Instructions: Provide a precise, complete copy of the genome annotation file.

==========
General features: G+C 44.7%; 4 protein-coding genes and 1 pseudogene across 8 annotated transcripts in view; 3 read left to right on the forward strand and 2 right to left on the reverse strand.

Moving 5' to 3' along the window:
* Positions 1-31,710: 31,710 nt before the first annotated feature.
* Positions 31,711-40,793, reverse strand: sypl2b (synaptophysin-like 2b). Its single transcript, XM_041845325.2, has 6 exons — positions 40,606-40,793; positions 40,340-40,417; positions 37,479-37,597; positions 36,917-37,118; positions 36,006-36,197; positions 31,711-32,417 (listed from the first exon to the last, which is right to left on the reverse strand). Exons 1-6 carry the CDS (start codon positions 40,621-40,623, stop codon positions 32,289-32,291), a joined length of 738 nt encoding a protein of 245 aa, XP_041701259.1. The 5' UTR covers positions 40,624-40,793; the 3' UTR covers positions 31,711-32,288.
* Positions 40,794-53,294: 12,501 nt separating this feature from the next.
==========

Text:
General features: G+C 44.7%; 4 protein-coding genes and 1 pseudogene across 8 annotated transcripts in view; 3 read left to right on the forward strand and 2 right to left on the reverse strand.

Moving 5' to 3' along the window:
* Positions 1-31,710: 31,710 nt before the first annotated feature.
* Positions 31,711-40,793, reverse strand: sypl2b (synaptophysin-like 2b). Its single transcript, XM_041845325.2, has 6 exons — positions 40,606-40,793; positions 40,340-40,417; positions 37,479-37,597; positions 36,917-37,118; positions 36,006-36,197; positions 31,711-32,417 (listed from the first exon to the last, which is right to left on the reverse strand). Exons 1-6 carry the CDS (start codon positions 40,621-40,623, stop codon positions 32,289-32,291), a joined length of 738 nt encoding a protein of 245 aa, XP_041701259.1. The 5' UTR covers positions 40,624-40,793; the 3' UTR covers positions 31,711-32,288.
* Positions 40,794-53,294: 12,501 nt separating this feature from the next.